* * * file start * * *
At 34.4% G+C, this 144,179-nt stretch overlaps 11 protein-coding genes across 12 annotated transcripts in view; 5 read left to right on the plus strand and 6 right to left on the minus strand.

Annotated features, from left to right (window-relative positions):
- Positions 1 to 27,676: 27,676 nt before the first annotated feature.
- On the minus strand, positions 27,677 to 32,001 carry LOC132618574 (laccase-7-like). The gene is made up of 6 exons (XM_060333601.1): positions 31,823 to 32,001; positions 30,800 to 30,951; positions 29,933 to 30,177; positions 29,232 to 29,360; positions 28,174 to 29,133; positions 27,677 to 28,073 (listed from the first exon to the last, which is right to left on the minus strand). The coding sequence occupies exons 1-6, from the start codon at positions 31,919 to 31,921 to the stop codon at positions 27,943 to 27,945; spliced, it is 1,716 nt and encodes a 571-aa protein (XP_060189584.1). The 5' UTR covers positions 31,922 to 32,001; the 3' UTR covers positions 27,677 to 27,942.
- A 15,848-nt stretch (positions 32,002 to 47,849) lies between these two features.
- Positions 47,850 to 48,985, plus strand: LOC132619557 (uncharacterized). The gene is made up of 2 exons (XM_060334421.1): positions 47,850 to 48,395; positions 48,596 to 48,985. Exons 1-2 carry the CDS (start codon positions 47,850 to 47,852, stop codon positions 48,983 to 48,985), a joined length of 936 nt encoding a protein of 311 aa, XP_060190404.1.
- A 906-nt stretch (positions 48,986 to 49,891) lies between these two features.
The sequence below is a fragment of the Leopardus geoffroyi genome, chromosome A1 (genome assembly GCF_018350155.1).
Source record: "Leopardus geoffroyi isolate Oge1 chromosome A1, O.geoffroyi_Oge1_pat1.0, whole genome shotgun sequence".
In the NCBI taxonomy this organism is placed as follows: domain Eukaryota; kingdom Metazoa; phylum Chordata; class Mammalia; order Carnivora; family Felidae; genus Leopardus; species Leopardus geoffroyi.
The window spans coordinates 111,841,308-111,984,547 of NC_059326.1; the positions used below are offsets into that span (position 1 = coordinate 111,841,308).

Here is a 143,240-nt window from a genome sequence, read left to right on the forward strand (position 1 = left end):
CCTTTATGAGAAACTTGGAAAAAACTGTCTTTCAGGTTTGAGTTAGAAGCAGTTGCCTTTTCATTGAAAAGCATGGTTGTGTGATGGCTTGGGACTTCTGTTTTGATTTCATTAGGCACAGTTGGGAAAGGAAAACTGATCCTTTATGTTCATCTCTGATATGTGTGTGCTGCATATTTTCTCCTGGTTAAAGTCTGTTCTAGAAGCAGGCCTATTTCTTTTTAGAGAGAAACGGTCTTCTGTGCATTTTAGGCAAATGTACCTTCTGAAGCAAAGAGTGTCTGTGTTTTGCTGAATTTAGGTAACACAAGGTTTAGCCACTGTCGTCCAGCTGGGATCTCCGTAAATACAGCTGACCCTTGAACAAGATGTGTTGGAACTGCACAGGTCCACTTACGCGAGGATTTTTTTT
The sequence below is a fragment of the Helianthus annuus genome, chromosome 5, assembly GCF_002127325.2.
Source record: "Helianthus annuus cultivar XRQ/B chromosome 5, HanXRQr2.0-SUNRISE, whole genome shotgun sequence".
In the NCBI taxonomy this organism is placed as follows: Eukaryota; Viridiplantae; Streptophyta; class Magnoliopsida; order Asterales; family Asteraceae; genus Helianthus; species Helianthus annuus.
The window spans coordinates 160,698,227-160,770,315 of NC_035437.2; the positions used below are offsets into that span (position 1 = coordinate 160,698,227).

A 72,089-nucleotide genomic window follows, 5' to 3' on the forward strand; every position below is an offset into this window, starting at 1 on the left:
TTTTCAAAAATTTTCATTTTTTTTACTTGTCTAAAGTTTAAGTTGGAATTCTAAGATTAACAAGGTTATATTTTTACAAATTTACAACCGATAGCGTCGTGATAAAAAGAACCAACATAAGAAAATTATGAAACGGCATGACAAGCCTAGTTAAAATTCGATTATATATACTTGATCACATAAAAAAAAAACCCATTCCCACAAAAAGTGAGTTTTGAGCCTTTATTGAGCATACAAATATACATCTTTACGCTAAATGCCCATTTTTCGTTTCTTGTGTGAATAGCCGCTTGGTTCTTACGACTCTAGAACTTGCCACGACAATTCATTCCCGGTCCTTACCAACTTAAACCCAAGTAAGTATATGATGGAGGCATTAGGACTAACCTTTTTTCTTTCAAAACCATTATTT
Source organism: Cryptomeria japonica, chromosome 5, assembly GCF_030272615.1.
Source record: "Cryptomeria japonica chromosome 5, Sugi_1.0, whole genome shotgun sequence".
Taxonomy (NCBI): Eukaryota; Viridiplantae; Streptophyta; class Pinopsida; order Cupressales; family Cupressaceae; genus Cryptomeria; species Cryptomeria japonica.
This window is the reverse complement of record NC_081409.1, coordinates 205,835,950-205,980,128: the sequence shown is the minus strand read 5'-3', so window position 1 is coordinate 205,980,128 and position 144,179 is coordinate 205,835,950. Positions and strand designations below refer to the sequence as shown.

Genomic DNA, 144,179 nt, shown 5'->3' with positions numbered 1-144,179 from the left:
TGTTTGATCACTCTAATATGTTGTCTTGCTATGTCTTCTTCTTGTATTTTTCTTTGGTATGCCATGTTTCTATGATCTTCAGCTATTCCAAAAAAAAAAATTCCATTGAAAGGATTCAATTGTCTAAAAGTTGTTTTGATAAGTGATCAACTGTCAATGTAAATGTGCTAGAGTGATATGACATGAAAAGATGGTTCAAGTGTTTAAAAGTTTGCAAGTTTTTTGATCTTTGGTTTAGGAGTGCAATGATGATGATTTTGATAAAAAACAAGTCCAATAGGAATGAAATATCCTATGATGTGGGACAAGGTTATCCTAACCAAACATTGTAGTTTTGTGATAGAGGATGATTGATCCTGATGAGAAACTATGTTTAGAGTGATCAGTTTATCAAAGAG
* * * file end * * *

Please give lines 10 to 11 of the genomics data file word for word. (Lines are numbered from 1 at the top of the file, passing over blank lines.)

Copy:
In the NCBI taxonomy this organism is placed as follows: domain Eukaryota; kingdom Metazoa; phylum Chordata; class Mammalia; order Carnivora; family Felidae; genus Leopardus; species Leopardus geoffroyi.
The window spans coordinates 111,841,308-111,984,547 of NC_059326.1; the positions used below are offsets into that span (position 1 = coordinate 111,841,308).